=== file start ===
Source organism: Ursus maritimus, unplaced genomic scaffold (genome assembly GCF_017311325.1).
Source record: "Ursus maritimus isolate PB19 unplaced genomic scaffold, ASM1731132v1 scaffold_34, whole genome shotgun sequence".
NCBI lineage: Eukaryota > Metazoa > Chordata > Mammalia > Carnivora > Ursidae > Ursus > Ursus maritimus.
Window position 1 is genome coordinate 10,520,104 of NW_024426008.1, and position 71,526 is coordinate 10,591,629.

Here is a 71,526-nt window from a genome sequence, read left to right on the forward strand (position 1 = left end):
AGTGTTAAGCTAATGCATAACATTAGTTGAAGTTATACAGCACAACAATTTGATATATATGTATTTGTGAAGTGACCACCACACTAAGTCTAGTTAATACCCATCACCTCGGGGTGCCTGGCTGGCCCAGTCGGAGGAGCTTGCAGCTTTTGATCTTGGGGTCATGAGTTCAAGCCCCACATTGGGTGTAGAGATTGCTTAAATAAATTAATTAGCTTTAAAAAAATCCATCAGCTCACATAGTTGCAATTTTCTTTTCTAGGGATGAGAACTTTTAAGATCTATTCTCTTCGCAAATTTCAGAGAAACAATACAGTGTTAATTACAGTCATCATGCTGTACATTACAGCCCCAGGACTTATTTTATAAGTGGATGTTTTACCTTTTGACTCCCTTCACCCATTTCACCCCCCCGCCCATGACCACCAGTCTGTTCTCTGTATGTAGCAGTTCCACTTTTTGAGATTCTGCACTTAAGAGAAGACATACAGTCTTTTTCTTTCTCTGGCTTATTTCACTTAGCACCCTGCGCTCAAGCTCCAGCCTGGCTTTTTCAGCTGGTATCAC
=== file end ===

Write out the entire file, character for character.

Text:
Source organism: Ursus maritimus, unplaced genomic scaffold (genome assembly GCF_017311325.1).
Source record: "Ursus maritimus isolate PB19 unplaced genomic scaffold, ASM1731132v1 scaffold_34, whole genome shotgun sequence".
NCBI lineage: Eukaryota > Metazoa > Chordata > Mammalia > Carnivora > Ursidae > Ursus > Ursus maritimus.
Window position 1 is genome coordinate 10,520,104 of NW_024426008.1, and position 71,526 is coordinate 10,591,629.

Here is a 71,526-nt window from a genome sequence, read left to right on the forward strand (position 1 = left end):
AGTGTTAAGCTAATGCATAACATTAGTTGAAGTTATACAGCACAACAATTTGATATATATGTATTTGTGAAGTGACCACCACACTAAGTCTAGTTAATACCCATCACCTCGGGGTGCCTGGCTGGCCCAGTCGGAGGAGCTTGCAGCTTTTGATCTTGGGGTCATGAGTTCAAGCCCCACATTGGGTGTAGAGATTGCTTAAATAAATTAATTAGCTTTAAAAAAATCCATCAGCTCACATAGTTGCAATTTTCTTTTCTAGGGATGAGAACTTTTAAGATCTATTCTCTTCGCAAATTTCAGAGAAACAATACAGTGTTAATTACAGTCATCATGCTGTACATTACAGCCCCAGGACTTATTTTATAAGTGGATGTTTTACCTTTTGACTCCCTTCACCCATTTCACCCCCCCGCCCATGACCACCAGTCTGTTCTCTGTATGTAGCAGTTCCACTTTTTGAGATTCTGCACTTAAGAGAAGACATACAGTCTTTTTCTTTCTCTGGCTTATTTCACTTAGCACCCTGCGCTCAAGCTCCAGCCTGGCTTTTTCAGCTGGTATCAC